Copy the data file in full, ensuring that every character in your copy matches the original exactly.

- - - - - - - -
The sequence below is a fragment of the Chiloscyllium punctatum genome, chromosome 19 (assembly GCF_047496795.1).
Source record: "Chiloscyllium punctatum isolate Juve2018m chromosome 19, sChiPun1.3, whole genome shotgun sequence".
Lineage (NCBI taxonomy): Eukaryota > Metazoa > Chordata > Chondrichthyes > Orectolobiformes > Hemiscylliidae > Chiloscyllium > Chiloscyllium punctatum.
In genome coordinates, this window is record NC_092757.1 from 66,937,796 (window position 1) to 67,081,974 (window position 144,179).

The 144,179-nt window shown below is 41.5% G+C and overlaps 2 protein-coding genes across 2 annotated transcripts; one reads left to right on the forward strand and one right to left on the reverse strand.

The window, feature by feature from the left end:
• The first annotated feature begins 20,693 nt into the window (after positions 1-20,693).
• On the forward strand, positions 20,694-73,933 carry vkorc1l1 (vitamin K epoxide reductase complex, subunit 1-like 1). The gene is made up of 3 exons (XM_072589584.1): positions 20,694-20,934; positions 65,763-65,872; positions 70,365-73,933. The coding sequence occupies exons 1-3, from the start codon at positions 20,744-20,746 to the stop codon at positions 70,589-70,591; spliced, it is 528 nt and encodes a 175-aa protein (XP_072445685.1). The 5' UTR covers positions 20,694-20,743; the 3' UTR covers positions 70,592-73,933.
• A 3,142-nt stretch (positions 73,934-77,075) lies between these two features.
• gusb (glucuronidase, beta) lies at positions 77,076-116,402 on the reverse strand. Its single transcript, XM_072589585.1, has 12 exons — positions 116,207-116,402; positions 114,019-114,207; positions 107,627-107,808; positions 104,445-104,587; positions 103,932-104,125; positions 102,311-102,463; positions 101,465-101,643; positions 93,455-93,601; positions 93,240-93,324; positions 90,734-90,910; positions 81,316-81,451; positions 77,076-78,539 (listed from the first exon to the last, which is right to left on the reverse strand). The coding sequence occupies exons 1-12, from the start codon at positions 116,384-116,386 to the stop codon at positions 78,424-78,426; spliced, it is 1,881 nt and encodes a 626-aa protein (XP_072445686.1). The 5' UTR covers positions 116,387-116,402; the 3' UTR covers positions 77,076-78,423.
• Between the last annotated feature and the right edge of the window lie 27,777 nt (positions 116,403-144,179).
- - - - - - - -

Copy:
The sequence below is a fragment of the Chiloscyllium punctatum genome, chromosome 19 (assembly GCF_047496795.1).
Source record: "Chiloscyllium punctatum isolate Juve2018m chromosome 19, sChiPun1.3, whole genome shotgun sequence".
Lineage (NCBI taxonomy): Eukaryota > Metazoa > Chordata > Chondrichthyes > Orectolobiformes > Hemiscylliidae > Chiloscyllium > Chiloscyllium punctatum.
In genome coordinates, this window is record NC_092757.1 from 66,937,796 (window position 1) to 67,081,974 (window position 144,179).

The 144,179-nt window shown below is 41.5% G+C and overlaps 2 protein-coding genes across 2 annotated transcripts; one reads left to right on the forward strand and one right to left on the reverse strand.

The window, feature by feature from the left end:
• The first annotated feature begins 20,693 nt into the window (after positions 1-20,693).
• On the forward strand, positions 20,694-73,933 carry vkorc1l1 (vitamin K epoxide reductase complex, subunit 1-like 1). The gene is made up of 3 exons (XM_072589584.1): positions 20,694-20,934; positions 65,763-65,872; positions 70,365-73,933. The coding sequence occupies exons 1-3, from the start codon at positions 20,744-20,746 to the stop codon at positions 70,589-70,591; spliced, it is 528 nt and encodes a 175-aa protein (XP_072445685.1). The 5' UTR covers positions 20,694-20,743; the 3' UTR covers positions 70,592-73,933.
• A 3,142-nt stretch (positions 73,934-77,075) lies between these two features.
• gusb (glucuronidase, beta) lies at positions 77,076-116,402 on the reverse strand. Its single transcript, XM_072589585.1, has 12 exons — positions 116,207-116,402; positions 114,019-114,207; positions 107,627-107,808; positions 104,445-104,587; positions 103,932-104,125; positions 102,311-102,463; positions 101,465-101,643; positions 93,455-93,601; positions 93,240-93,324; positions 90,734-90,910; positions 81,316-81,451; positions 77,076-78,539 (listed from the first exon to the last, which is right to left on the reverse strand). The coding sequence occupies exons 1-12, from the start codon at positions 116,384-116,386 to the stop codon at positions 78,424-78,426; spliced, it is 1,881 nt and encodes a 626-aa protein (XP_072445686.1). The 5' UTR covers positions 116,387-116,402; the 3' UTR covers positions 77,076-78,423.
• Between the last annotated feature and the right edge of the window lie 27,777 nt (positions 116,403-144,179).